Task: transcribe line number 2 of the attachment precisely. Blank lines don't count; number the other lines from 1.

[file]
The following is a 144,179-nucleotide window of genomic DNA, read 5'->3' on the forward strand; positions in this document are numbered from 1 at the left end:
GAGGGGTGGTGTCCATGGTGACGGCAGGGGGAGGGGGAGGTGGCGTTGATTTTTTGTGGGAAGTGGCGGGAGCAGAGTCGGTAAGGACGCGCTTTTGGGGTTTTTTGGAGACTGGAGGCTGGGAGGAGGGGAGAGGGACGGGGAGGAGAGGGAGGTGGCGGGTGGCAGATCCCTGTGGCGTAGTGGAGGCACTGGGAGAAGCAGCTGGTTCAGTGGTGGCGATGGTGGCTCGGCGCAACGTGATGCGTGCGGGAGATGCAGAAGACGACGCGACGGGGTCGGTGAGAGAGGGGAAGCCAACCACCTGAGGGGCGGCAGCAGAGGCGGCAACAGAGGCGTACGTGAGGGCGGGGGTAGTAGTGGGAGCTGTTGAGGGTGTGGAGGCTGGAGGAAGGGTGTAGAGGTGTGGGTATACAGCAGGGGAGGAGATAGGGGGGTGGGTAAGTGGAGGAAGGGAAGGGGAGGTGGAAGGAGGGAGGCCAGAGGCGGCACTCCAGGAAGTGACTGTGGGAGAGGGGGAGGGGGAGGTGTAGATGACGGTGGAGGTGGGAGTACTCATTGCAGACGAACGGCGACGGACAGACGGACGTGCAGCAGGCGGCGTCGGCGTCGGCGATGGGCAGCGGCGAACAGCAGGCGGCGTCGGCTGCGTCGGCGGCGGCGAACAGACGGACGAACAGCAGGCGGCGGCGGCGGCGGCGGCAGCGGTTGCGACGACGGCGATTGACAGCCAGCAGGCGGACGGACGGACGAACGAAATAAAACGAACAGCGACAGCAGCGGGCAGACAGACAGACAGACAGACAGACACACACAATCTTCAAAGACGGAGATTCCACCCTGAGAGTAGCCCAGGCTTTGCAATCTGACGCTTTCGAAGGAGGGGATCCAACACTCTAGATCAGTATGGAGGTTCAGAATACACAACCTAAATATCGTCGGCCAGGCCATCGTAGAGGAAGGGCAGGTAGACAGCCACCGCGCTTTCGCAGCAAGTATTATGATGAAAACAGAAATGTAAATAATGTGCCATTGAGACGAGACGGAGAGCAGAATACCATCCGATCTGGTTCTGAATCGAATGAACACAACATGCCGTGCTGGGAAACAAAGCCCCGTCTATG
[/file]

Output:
GAGGGGTGGTGTCCATGGTGACGGCAGGGGGAGGGGGAGGTGGCGTTGATTTTTTGTGGGAAGTGGCGGGAGCAGAGTCGGTAAGGACGCGCTTTTGGGGTTTTTTGGAGACTGGAGGCTGGGAGGAGGGGAGAGGGACGGGGAGGAGAGGGAGGTGGCGGGTGGCAGATCCCTGTGGCGTAGTGGAGGCACTGGGAGAAGCAGCTGGTTCAGTGGTGGCGATGGTGGCTCGGCGCAACGTGATGCGTGCGGGAGATGCAGAAGACGACGCGACGGGGTCGGTGAGAGAGGGGAAGCCAACCACCTGAGGGGCGGCAGCAGAGGCGGCAACAGAGGCGTACGTGAGGGCGGGGGTAGTAGTGGGAGCTGTTGAGGGTGTGGAGGCTGGAGGAAGGGTGTAGAGGTGTGGGTATACAGCAGGGGAGGAGATAGGGGGGTGGGTAAGTGGAGGAAGGGAAGGGGAGGTGGAAGGAGGGAGGCCAGAGGCGGCACTCCAGGAAGTGACTGTGGGAGAGGGGGAGGGGGAGGTGTAGATGACGGTGGAGGTGGGAGTACTCATTGCAGACGAACGGCGACGGACAGACGGACGTGCAGCAGGCGGCGTCGGCGTCGGCGATGGGCAGCGGCGAACAGCAGGCGGCGTCGGCTGCGTCGGCGGCGGCGAACAGACGGACGAACAGCAGGCGGCGGCGGCGGCGGCGGCAGCGGTTGCGACGACGGCGATTGACAGCCAGCAGGCGGACGGACGGACGAACGAAATAAAACGAACAGCGACAGCAGCGGGCAGACAGACAGACAGACAGACAGACACACACAATCTTCAAAGACGGAGATTCCACCCTGAGAGTAGCCCAGGCTTTGCAATCTGACGCTTTCGAAGGAGGGGATCCAACACTCTAGATCAGTATGGAGGTTCAGAATACACAACCTAAATATCGTCGGCCAGGCCATCGTAGAGGAAGGGCAGGTAGACAGCCACCGCGCTTTCGCAGCAAGTATTATGATGAAAACAGAAATGTAAATAATGTGCCATTGAGACGAGACGGAGAGCAGAATACCATCCGATCTGGTTCTGAATCGAATGAACACAACATGCCGTGCTGGGAAACAAAGCCCCGTCTATG